The implementation of drought risk management approaches is now seen as fundamental (see e.g. the Sustainable Development Goals or the Sendai Framework for Risk Reduction) for sustainable development in vulnerable regions, including Latin American countries such as Bolivia (Verbist et al., 2016). To lessen the long-term impacts of these extreme events, the national government in Bolivia has taken several steps, e.g. to allocate budgets for emergency operations to compensate for part of the losses incurred. Most of these measures are implemented ex post (i.e. after a disaster event). However, based on ENSO forecasting, an El Niño event can be predicted 1 to 7 months ahead (Tippett et al., 2012), and consequently there is an opportunity to implement additional ex ante policies (i.e. before the event) to reduce societal impacts of droughts, increase preparedness, and generally improve current risk management strategies.
We embed our research within the IPCC framework (IPCC, 2012) and conceptually define disaster risk as a function of the hazard, exposure, and vulnerability. Here, drought risk was defined as the likelihood of severe alterations in the normal functioning due to drought hazard interacting with the vulnerabilities of the exposed socio-environmental system, leading to potential adverse effects. Furthermore, disaster risk usually comprises different types of potential losses, which are sometimes very difficult to quantify (UNISDR, 2009). In the case of drought, usually four different types are distinguished (UNISDR, 2009): meteorological, hydrological, agricultural, and socio-economic droughts. In more detail, a meteorological drought manifests if certain climate variables (e.g. precipitation) remain under predefined threshold levels over a certain time period, while hydrological drought is usually determined through reduced water levels in water bodies and groundwater. Agricultural drought occurs when insufficient soil moisture and precipitation negatively affect crop yields, while agricultural drought may turn into socio-economic drought if the supply or demand of agricultural products is negatively affected (see Wilhite and Glantz, 1985).
Using these concepts and definitions our research aims to (1) classify agricultural drought severity by applying the normalized difference vegetation index (NDVI; as a proxy for crop yields), land surface temperature data, and climate data (as the hazard component); (2) analyse the relationship between drought and ENSO; and (3) assess drought through examining the spatio-temporal variability of vegetation and its association with climate data (implicitly including the vulnerability component through the spatio-temporal variability). One major constraint for drought risk management in Bolivia is the scarce and uneven distribution of weather- and agricultural-production-related ground data. To circumvent this problem, we test satellite-based and gridded data products (compared to available empirically gauged data) to provide a full coverage (in respect to land area) for drought assessment and its spatial distribution across the region. Due to the particular importance of ENSO for drought risk management, we additionally assess the impacts associated with ENSO on agriculture for the Bolivian Altiplano. Furthermore, we give indications regarding which climate variables may be most important in which regions to predict drought losses that can further be used for hotspot selection. The paper is organized as follows, Sect. 2 provides a discussion of the data used, Sect. 3 present the methodology applied, Sect. 4 presents the corresponding results found, and Sect. 5 ends with a conclusion and outlook for the future.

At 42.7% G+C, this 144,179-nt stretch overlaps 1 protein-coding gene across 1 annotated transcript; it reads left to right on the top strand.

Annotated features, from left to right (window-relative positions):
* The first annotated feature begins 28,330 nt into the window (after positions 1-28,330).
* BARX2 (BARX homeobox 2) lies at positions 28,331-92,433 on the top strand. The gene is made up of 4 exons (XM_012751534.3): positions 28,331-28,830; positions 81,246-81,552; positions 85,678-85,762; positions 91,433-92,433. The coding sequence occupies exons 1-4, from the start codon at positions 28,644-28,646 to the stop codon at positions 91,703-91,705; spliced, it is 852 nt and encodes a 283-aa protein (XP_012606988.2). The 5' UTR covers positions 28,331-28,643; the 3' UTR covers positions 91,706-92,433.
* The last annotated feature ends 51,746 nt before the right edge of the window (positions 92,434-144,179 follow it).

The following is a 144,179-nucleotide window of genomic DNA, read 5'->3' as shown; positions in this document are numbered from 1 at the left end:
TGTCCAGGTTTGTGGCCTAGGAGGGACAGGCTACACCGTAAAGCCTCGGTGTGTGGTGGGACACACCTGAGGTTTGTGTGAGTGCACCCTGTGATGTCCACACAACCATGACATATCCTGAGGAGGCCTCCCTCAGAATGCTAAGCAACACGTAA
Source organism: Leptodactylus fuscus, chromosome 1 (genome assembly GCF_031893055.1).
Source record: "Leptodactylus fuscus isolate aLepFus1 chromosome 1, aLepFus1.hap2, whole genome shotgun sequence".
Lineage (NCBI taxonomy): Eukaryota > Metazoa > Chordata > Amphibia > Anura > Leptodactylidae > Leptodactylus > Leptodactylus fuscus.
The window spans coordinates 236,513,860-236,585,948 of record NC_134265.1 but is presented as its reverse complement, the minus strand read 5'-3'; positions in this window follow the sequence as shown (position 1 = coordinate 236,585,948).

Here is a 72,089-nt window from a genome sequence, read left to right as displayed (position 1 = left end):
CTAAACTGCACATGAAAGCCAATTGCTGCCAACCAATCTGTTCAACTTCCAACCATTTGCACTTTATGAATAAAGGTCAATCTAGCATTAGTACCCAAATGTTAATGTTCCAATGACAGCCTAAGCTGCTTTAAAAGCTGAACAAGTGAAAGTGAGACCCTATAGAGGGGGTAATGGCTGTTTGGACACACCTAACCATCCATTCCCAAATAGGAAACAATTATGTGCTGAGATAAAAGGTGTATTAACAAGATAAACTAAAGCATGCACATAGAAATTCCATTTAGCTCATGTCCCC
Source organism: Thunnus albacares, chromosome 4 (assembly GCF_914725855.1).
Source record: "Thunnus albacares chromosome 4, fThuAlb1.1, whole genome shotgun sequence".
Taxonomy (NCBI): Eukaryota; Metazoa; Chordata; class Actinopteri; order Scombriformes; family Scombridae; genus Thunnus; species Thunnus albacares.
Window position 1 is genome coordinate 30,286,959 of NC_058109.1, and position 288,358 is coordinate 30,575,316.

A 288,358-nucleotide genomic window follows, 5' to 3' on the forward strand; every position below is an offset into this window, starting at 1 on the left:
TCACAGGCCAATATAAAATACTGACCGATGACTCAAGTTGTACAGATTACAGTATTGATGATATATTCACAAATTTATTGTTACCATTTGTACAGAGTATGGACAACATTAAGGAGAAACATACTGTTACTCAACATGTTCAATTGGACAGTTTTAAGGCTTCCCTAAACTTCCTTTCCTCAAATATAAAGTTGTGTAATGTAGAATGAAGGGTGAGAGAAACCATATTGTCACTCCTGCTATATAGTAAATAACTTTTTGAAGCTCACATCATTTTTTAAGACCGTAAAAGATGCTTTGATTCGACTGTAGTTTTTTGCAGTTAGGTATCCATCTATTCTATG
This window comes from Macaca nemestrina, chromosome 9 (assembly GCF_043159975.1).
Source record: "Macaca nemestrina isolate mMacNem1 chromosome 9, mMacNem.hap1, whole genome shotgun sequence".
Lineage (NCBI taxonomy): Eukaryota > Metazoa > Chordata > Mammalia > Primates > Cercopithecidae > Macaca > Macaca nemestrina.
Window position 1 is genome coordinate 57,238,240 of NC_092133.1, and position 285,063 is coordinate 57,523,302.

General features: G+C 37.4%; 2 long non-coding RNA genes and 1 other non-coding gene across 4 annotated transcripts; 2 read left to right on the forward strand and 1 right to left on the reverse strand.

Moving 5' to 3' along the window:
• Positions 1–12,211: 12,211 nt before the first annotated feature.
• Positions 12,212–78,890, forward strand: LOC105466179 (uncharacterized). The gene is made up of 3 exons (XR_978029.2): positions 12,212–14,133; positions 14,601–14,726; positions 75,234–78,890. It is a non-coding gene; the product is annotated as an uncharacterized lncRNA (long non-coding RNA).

2.1 Climate data
Our methodology is very much related to the data-scarce situation for the Bolivian Altiplano, and we therefore start with an introduction of the available datasets that were used for our purpose. In regards to the climate dimension, the Altiplano has a pronounced southwest–northeast precipitation gradient (200–900 mm yr−1) during the wet season occurring from November to March (Garreaud et al., 2003). Over 70 % of total precipitation occurs during the summer months (from December to February; see Fig. 1a) in association with the South American Monsoon (see Zhou and Lau, 1998; Garreaud et al., 2003). Time series of monthly precipitation at 12 locations as well as mean, maximum, and minimum temperature at 8 locations from September 1981 to August 2015 were available from the National Service of Meteorology and Hydrology (SENAMHI) of Bolivia (see Appendix Table A1). These datasets had less than 10 % of missing data and therefore served well for our analysis.